Soooo interesting, keep up the good work! :)

    Comment by Anneonymous | April 18, 2011 | Reply

  3. One question that comes to my mind about the text on the golden plates: The angel Moroni said the text was written in reformed Egyptian because it took up less space than Hebrew. However, when looking at the copy of God’s writing in the Anthon Transcript, it appears the “original” language is extremely wasteful in taking up space. It seems counter-intuitive that the “heavenly” language takes up so much space if the whole point in using it was to save space. Compare with the density of Egyptian Hieratic cursive. Also, in the “heavenly” language, I see a lot of exact copies of Arabic-Indic numerals.

    Also, it seems too coincidental that the holy names written by God himself also happen to be “buried treasure” names that Joseph Smith would have known about. Wouldn’t this be similar to a person claiming an angel gave him a holy book, and some of the people’s names were Gilligan, Mary Ann, Ginger and Thurston?

    Comment by Anton Anderssen | April 19, 2011 | Reply

  4. Joseph Smith spent his formative years in Palmyra, New York. It was named after the town in Syria by the same name. Surely, people in Palmyra knew this fact.

    There had been a temple at Palmyra for 2000 years before the Romans ever saw it. Its form, a large stone-walled chamber with columns outside, is much closer to the sort of thing attributed to Solomon than to anything Roman. It is mentioned in the Bible as part of Solomon’s Kingdom. In fact, it says he built it. —Terry Jones and Alan Ereira, Terry Jones’ Barbarians, p. 183.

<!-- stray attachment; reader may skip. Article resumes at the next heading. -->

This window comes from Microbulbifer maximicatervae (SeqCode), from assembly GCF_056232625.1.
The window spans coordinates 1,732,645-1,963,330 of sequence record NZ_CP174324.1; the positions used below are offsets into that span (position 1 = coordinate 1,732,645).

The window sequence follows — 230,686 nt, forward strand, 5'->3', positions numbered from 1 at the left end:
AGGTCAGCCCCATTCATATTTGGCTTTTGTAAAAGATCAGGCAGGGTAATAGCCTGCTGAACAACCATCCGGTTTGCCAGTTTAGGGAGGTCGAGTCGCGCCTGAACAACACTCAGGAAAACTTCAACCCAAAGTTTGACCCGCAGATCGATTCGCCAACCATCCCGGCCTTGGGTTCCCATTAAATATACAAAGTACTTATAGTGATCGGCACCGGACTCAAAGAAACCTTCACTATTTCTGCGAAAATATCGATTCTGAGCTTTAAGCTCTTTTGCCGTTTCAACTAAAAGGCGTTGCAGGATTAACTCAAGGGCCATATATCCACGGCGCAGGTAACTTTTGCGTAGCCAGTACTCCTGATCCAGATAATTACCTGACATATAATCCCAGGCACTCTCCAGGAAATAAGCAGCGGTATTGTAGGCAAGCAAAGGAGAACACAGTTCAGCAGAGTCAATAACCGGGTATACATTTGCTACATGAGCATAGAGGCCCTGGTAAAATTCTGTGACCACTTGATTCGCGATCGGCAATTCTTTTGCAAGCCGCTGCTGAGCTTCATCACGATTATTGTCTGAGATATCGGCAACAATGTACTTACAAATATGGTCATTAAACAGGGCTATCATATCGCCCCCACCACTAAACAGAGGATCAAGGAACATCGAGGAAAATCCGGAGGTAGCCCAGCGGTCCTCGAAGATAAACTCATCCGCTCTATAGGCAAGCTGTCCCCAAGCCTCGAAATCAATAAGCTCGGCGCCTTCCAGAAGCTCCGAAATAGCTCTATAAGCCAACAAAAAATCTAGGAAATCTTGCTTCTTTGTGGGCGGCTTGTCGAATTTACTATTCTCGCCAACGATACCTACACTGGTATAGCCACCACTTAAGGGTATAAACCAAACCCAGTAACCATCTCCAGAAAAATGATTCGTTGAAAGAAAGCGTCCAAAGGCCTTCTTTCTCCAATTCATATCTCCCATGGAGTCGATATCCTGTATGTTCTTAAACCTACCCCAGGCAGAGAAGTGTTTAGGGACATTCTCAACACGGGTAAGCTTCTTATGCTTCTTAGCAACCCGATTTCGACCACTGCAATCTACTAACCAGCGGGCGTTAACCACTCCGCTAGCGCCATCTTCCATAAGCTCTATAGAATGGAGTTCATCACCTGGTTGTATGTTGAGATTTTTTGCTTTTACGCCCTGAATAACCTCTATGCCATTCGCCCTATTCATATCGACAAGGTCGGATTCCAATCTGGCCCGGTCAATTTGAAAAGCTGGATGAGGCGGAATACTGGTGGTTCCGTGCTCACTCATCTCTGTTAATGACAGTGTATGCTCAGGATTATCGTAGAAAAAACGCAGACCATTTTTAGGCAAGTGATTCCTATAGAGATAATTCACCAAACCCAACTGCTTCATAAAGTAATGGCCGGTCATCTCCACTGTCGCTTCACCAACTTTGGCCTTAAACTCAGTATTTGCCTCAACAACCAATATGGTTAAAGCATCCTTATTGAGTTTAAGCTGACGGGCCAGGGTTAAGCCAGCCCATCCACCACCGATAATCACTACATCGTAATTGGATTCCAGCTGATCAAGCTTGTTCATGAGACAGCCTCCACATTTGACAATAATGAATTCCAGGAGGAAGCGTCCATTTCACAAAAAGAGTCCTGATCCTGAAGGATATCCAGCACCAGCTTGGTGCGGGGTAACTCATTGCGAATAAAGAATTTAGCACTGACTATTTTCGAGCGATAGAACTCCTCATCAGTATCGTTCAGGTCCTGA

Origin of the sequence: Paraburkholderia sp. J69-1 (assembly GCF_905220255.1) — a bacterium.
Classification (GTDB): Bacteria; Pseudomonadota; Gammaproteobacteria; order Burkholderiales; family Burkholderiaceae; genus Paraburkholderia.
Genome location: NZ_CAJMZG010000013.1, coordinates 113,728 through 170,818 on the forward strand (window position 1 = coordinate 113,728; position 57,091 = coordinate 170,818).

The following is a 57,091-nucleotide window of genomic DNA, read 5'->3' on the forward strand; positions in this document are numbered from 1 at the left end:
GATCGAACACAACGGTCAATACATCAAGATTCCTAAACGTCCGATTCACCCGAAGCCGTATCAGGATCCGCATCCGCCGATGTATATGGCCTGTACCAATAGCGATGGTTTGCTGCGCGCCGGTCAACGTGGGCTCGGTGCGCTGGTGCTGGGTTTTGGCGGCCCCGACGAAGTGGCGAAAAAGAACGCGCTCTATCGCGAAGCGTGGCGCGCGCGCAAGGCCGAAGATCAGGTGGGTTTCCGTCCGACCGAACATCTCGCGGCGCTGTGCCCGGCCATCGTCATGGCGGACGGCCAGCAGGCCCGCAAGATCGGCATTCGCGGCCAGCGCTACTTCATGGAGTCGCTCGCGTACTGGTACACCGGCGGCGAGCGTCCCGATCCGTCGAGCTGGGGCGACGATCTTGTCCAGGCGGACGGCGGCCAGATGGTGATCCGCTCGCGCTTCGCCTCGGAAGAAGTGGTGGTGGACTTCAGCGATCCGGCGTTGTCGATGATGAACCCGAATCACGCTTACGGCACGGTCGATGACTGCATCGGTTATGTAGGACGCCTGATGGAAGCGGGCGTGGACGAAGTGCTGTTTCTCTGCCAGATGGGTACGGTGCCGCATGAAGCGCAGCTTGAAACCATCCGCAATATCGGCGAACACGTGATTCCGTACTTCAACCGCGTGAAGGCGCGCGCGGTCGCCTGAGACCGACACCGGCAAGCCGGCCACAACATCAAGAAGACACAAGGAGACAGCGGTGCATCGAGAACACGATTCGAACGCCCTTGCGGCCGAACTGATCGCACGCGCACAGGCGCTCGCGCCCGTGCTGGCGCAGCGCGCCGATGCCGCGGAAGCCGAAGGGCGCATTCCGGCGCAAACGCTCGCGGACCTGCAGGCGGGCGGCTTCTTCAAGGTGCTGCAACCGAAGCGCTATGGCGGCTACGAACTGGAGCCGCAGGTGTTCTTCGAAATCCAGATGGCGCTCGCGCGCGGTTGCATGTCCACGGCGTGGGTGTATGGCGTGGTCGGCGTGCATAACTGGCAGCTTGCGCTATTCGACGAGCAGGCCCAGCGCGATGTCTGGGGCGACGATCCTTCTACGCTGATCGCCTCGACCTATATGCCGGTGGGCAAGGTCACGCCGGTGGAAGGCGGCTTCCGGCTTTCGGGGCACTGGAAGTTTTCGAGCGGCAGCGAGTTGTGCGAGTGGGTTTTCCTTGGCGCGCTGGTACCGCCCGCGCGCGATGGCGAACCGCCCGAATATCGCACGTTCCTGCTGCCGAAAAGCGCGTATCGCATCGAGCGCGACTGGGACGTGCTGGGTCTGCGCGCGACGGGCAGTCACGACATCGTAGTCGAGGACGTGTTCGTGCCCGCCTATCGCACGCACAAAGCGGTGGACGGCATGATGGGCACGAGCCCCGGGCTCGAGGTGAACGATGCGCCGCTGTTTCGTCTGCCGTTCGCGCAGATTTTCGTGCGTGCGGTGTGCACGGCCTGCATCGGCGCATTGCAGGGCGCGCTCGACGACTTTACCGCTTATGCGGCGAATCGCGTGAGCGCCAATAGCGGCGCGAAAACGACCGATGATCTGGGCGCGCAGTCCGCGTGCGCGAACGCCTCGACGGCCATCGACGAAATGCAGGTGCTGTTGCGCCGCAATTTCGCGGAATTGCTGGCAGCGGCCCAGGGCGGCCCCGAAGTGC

I wonder if the temple at Palmyra, which Joseph Smith probably knew about, is coincidentally similar to the Mormon Temple that God told Smith to build?

    Before Smith lived in Palmyra, he lived in Lebanon New Hampshire. Now, if I lived in towns called Paris Texas and Versailles Indiana, wouldn’t I naturally be interested at some point to want to know a little bit about France? Smith grew up in towns that were named after Arabic places. In July 1835, Smith purchased Egyptian mummies. Who puts a mummy in their house other than a person obsessed with things from the middle east?

    Isn’t it too much coincidence that God writes a language that has characters exactly the same as some Arabic numbers, especially when the only human allowed to see God’s handwriting is kind of obsessed with Arabic stuff ?

    Comment by Anton Anderssen | April 19, 2011 | Reply

    • I like what you have to say but there were other men who testified of seeing and handling the golden plates. The original three witnesses: Oliver Cowdery, Martin Harris, and David Whitmer and then the eight other witnesses: Christian Whitmer, Jacob Whitmer, Peter Whitmer, Jr., John Whitmer, Hiram Page, Joseph Smith, Sr., Hyrum Smith, and Samuel Harrison Smith. So your final statement may not be all that accurate. Eleven people is a rather large number to try and pull off a hoax, wouldn’t you say?

      Comment by Michelle | July 29, 2011 | Reply

  5. I don’t know if “hoax” is the word most people are thinking. But people can see things that aren’t really there. They eyes are only organs. Consider that Saint Columba saw the Loch Ness Monster.

    Comment by Anton Anderssén | July 30, 2011 | Reply

  6. Commonly found by farmers and construction workers,the tablets are common,pre-Columbian receipts for goods and services in the Northeast.

    Comment by Michael Joseph Casey | October 2, 2011 | Reply